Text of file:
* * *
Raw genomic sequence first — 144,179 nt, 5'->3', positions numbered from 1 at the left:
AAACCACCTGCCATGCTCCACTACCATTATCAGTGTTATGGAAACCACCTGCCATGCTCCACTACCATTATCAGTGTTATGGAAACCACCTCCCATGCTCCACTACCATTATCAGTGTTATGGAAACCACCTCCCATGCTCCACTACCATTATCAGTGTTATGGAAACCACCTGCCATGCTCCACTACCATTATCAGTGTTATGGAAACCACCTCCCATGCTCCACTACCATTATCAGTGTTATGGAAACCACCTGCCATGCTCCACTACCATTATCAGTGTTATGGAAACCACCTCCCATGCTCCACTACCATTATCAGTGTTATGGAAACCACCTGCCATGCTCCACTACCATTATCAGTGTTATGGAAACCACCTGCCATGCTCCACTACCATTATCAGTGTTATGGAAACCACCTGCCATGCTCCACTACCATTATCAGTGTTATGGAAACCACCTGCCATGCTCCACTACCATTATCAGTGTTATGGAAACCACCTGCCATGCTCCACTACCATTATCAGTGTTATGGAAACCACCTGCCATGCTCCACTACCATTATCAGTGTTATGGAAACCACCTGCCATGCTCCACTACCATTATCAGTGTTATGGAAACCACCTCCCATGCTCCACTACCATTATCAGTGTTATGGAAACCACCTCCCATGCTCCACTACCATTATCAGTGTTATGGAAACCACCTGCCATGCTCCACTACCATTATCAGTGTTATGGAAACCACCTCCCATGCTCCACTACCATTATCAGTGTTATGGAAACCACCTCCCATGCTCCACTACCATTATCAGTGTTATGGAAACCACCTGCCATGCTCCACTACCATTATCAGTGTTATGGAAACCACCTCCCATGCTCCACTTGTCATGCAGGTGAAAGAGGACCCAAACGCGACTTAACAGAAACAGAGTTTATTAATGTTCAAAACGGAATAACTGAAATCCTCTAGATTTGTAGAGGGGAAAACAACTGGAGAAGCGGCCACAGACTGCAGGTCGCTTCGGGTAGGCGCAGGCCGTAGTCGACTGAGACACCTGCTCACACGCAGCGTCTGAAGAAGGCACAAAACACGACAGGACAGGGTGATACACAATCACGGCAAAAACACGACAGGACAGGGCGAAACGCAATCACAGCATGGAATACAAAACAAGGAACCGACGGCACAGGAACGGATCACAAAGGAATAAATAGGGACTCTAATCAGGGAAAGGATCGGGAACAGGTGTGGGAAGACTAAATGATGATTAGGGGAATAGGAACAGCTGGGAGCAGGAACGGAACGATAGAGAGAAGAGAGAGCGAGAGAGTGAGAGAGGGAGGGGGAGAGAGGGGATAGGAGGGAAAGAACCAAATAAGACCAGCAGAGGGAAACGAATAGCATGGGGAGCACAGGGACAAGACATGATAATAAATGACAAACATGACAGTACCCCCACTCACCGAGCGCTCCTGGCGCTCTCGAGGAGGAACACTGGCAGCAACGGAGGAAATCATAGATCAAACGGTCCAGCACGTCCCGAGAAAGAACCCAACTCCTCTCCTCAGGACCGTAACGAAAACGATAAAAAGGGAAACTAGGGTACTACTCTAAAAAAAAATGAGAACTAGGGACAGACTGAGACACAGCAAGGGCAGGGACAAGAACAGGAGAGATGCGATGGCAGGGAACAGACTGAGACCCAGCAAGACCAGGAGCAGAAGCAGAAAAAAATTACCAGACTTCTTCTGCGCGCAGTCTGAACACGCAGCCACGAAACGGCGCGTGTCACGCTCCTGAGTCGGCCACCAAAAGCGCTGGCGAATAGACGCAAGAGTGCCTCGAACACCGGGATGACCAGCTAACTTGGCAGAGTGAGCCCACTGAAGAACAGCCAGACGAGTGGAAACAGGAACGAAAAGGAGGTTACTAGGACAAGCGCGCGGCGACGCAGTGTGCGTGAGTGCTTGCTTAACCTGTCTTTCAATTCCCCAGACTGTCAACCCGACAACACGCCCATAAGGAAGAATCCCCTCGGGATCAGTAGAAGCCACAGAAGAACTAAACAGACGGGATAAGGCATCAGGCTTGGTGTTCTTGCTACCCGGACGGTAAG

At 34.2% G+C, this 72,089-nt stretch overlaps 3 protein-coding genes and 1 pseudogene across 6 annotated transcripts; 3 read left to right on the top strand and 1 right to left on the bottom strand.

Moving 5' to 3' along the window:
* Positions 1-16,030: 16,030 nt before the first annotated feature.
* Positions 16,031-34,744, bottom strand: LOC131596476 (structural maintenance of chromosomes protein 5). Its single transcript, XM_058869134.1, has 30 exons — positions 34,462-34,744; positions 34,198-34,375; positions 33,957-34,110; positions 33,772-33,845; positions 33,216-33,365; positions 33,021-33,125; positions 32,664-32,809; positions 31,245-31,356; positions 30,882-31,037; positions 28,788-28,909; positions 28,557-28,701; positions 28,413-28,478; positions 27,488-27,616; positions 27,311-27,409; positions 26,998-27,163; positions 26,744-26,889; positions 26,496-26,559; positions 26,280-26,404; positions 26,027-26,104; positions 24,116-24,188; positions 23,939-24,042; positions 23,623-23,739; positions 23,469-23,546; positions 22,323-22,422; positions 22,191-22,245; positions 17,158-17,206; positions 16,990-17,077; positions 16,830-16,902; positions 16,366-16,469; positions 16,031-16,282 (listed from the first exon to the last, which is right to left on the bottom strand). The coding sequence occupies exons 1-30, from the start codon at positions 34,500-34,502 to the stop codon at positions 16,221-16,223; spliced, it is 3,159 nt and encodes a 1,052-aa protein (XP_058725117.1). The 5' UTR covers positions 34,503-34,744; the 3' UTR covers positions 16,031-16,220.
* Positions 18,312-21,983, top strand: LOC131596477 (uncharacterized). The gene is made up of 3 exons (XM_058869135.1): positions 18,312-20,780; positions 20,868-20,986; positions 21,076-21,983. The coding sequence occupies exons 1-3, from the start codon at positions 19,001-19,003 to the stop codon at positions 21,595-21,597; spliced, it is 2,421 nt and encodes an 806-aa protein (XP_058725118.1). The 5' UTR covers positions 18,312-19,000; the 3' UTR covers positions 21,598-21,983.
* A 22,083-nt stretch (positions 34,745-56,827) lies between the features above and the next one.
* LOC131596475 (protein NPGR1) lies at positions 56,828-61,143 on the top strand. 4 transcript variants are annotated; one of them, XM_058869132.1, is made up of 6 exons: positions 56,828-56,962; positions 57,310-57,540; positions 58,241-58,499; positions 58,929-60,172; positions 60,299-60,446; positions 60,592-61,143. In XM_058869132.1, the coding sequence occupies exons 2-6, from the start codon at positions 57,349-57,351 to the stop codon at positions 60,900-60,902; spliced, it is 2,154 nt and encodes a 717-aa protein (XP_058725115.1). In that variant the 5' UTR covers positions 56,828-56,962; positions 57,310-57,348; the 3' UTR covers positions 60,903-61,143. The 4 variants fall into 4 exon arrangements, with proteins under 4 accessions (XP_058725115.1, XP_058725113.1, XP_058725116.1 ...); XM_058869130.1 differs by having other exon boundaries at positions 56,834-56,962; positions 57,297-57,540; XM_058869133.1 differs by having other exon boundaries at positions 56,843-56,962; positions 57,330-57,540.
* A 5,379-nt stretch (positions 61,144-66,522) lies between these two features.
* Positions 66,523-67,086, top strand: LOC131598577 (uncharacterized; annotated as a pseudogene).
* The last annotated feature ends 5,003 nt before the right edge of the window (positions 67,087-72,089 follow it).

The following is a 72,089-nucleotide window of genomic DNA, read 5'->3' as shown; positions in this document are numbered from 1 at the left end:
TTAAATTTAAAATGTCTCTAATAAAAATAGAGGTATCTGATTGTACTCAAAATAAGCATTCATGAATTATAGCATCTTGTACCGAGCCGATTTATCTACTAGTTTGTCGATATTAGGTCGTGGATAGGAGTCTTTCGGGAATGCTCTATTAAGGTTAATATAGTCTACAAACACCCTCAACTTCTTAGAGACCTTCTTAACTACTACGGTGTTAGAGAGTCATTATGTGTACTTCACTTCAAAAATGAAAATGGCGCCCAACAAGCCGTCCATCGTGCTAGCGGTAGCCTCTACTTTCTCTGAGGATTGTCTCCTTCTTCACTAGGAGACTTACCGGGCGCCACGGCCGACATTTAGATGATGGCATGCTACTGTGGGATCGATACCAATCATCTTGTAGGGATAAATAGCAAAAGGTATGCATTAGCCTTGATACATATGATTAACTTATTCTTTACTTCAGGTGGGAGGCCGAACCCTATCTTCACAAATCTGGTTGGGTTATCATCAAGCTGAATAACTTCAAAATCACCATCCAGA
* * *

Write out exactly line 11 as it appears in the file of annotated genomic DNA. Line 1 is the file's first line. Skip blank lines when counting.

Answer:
* Positions 66,523-67,086, top strand: LOC131598577 (uncharacterized; annotated as a pseudogene).